# Period and amplitude

The period of a body undergoing simple
harmonic motion can be shown to be independent of the amplitude of the motion.

We
will start by assuming an equation for T that depends on the force on the body F, its
displacement x and its mass m. This can be written as:

T =
KF^{p}x^{q}m^{r} where K is a constant. Using the method of
dimensions to solve for p, q and r

T = K(mx/F)

and therefore if the period is to
be independent of amplitude then x/F must be a constant.

Therefore x is proportional to
F, and since m is constant x is proportional to the acceleration. This is the definition of simple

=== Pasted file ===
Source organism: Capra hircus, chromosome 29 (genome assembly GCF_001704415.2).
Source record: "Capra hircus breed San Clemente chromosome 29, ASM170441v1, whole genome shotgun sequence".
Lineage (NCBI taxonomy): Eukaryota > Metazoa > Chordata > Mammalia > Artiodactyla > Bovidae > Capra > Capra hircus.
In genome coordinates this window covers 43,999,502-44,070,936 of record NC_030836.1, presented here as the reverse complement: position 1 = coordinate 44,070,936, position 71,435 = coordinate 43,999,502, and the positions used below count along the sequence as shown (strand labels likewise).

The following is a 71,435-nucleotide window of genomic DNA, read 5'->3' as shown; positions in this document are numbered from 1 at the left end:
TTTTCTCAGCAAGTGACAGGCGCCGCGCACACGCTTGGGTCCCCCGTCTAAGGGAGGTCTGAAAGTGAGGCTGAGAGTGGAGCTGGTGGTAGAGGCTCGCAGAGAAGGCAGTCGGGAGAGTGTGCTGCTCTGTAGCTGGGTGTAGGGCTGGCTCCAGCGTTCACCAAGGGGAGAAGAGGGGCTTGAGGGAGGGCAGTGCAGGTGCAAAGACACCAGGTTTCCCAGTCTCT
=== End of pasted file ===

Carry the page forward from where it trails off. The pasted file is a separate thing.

harmonic motion.

Therefore for s.h.m. the period is independent of the amplitude,
providing that the motion is not damped (see below). This motion is also known as
**isochronous** motion.

If the displacement at a time t is x_{1}, then
x_{1} is given by the formula

x_{1} = r sin θt

and the displacement at a time (t + 2p/θ) is x_{2}, where

x_{2} = rsinθ(t + 2π/q) = rsin (θt + 2π) = r sin θt cos 2p +r cos θt sin 2π = r sin θt = x_{1}

That is, the motion
repeats itself after a time T where T = 2π/q, and T is therefore the period of the motion:

Period of simple harmonic motion = 2π/ω
## Phase shift

In both these proofs we have assumed
that timing was started when the displacement of the body was zero, that is, that t = 0 when x =
0. If this is not the case then we have to introduce a phase shift (e) into the equations giving:

x = rsin(ωt + e)
This means
that t = 0 when x = r sin

e. The phase shift can clearly be seen from Figure 1.

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